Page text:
**Trigger Warning: Language about panic attack is used in this article. Please read this with a clear mind and reach out if you need extra support.


I usually start by setting the scene – you know, drawing a picture for you so you can really feel yourself back in a time or place. But not today.

Today I’m talking about panic – not a feeling I want you to “go back to.” So I’m going to write this article backwards because I want you to have the skills to calm yourself before we start talking about the p word.

I’m sure you’ve heard the term “coping skills.” You know, the tools in your toolbet. The things that you know you can do to help yourself feel better. Coping skills are really those tricks and the knowledge that you have to be able to soothe your mind when it gets in a bind. This can be when you are depressed, anxious, sad, angry or all of the above all at once. These are the skills that help you cope with tough stuff.

I have some coping skills that just might be helpful. But I want to first pause and point out that the actual use of coping skills is very different than just knowing how to do them. Being able to stop yourself in the moment and use these skills is hard – sometimes impossible.

So here’s a trick. Make a list of these coping skills. Put them on your fridge or save them on your phone (screenshot them!). If you have easy access to them, it will help.

Better yet, share these with a loved one and when you are experiencing panic, you can call them and they can help you walk through them.

Remember – panic attacks feel very, very scary. But remind yourself that they are temporary.


Coping skills for Panic Attacks

1. Breathwork

I know, it’s probably the hardest thing to do when we are in a panic attack, but breathing can regulate our whole body and mind. Some of my favorite breathwork exercises are box breathing, counting, and visualizing.

Box breathing is taking an inhale to a count of 4 (or whatever your favorite number is), hold it for 4, then breath out for 4 and hold it for four. See the box?

Counting your breath is similar, but sometimes during a panic attack, it’s hard to hold your breath like in box breathing. So count your inhale and exhale with the goal of lengthening them both. Start with inhaling and exhaling to the count of four, them move to 5, and so on.

Visualizing your breathing is similar, but this takes the counting out and focuses more on where your breath goes. So inhale and imagine you are filling up a balloon in your lungs. Your rib cage will expand like a balloon.

2. Tap into your senses

This is a great grounding technique that will bring you back to the moment and it can be done several different ways. You can do the 5,4,3,2,1 method where you find 5 things you can see, 4 things you can feel, 3 things you can hear, 2 things you can smell, and 1 thing you can taste. You can also just scan your environment and find 1 of each of these if you are having a hard time with the previous exercise.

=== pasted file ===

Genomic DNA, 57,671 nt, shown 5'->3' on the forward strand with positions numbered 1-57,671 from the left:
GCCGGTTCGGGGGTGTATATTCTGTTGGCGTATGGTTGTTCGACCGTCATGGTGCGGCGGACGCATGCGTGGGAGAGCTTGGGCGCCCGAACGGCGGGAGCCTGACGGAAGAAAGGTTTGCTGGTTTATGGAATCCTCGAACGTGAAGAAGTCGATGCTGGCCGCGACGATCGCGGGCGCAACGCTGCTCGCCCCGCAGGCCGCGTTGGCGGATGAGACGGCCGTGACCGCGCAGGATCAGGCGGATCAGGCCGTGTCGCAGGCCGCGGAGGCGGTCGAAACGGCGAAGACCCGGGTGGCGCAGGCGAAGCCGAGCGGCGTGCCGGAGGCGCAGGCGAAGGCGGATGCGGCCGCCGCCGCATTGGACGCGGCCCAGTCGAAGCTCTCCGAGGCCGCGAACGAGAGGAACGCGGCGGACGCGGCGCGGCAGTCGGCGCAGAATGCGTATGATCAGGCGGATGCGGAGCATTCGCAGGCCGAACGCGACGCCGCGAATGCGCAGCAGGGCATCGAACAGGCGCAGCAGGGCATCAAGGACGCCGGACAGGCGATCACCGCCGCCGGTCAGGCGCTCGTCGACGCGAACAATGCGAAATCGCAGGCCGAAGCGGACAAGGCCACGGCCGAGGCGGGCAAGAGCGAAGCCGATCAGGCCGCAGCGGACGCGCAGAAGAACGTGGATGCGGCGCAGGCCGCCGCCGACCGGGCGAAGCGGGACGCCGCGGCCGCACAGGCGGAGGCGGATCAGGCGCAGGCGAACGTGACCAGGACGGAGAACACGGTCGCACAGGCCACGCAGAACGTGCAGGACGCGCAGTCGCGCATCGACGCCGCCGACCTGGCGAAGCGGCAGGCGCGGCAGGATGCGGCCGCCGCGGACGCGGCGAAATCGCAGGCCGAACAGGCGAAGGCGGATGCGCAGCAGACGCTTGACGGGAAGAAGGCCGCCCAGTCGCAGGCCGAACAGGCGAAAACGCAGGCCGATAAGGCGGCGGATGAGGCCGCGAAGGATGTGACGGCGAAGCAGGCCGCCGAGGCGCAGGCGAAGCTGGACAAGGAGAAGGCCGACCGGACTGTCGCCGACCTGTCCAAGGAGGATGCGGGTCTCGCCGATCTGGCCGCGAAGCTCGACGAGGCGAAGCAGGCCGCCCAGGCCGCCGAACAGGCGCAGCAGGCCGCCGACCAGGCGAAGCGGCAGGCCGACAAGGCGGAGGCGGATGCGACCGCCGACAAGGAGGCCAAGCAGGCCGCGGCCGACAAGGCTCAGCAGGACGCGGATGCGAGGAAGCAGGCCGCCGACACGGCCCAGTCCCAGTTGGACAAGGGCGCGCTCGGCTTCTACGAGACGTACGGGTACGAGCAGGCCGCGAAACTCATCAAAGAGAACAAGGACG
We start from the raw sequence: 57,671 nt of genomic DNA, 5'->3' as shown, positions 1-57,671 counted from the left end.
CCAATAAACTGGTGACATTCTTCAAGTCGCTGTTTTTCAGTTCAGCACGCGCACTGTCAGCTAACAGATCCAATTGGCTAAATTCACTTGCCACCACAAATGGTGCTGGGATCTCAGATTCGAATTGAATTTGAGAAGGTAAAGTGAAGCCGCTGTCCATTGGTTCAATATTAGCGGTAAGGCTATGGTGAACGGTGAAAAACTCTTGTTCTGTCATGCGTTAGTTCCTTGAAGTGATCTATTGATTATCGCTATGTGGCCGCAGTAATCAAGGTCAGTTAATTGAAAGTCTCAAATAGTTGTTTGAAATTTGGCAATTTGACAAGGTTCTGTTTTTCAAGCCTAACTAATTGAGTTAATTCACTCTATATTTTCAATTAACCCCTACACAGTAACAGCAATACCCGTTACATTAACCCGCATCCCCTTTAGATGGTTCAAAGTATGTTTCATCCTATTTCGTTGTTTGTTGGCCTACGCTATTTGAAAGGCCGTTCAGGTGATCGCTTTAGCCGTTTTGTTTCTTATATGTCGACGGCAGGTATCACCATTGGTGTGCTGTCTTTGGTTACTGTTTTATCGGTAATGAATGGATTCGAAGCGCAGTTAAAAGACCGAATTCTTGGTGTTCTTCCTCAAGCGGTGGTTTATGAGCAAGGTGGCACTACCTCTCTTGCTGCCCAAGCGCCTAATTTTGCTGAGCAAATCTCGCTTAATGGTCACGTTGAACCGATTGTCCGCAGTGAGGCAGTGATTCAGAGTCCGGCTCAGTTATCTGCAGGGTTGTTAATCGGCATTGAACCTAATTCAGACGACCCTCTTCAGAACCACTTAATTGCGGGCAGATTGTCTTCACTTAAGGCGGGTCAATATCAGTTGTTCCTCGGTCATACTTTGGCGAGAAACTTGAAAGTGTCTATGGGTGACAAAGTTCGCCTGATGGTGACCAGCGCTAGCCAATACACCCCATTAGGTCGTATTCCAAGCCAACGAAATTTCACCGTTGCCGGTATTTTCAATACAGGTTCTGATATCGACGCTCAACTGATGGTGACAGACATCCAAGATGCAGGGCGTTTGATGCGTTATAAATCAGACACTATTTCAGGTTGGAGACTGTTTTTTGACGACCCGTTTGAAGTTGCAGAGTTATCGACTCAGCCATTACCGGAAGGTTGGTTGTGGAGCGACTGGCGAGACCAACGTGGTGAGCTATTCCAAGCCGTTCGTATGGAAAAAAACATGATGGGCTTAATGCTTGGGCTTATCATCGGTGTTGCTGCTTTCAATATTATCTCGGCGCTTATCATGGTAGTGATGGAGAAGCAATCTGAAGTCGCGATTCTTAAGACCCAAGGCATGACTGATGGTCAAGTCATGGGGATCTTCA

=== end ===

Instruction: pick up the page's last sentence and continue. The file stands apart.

3. Try muscle relaxation

If you can bring yourself into your body and into the present, muscle relaxation can really help. I like to do progressive muscle relaxation, where you start with your feet and move up your body. You tense your muscles in your toes and then relax them, then move up to your calves, then your thighs, then your abdomen, then your shoulders, then your arms, then your face. Tense as hard as you can then let go. It might feel strange at first, but once you do it more, it will become easier.

4. Repeat a mantra to yourself

“This will pass.” “I am safe.” “I am strong and can ride through this.”

Whatever mantra you choose, repeat this to yourself over and over again until the panic subsides. So many thoughts go through our head when we are in a panic, and this can help ground us and remind us that this is a moment that will pass.

5. Call someone

If you haven’t called anyone to help with these techniques, I highly recommend it. When we are in a panic attack, sometimes it’s hard to think rationally. Having someone on the other end of the phone or sitting with us can help us move through these coping skills and ride the wave of our panic attack. If you don’t have anyone safe to call, you can reach out to the Maternal Mental Health hotline at 1-833-TLC-MAMA (1-833-852-6262).


How do I know I’m having a panic attack?

There are several signs that you might be having a panic attack and most of them are physical sensations. Racing heart beat, sweating, shaking, shortness of breath, chest pain, nausea, dizziness, chills, and numbness are all possible sensations you can feel during a panic attack.  You can also experience feelings of being detached (like you are watching yourself from outside of your body), thoughts of losing control or even feeling like you are dying.

And these moments usually come on pretty fast. Some people may be able to tell if they are about to having a panic attack while others get his with them like a brick wall.

Whether you are in a full blown panic attack or feeling extra stressed and anxious, you can use these techniques to pull yourself back into the moment.  Be gentle with yourself – panic attacks are scary when you are in them. Don’t judge yourself for having them. Find your social support to help you through them and know that we are here to help.



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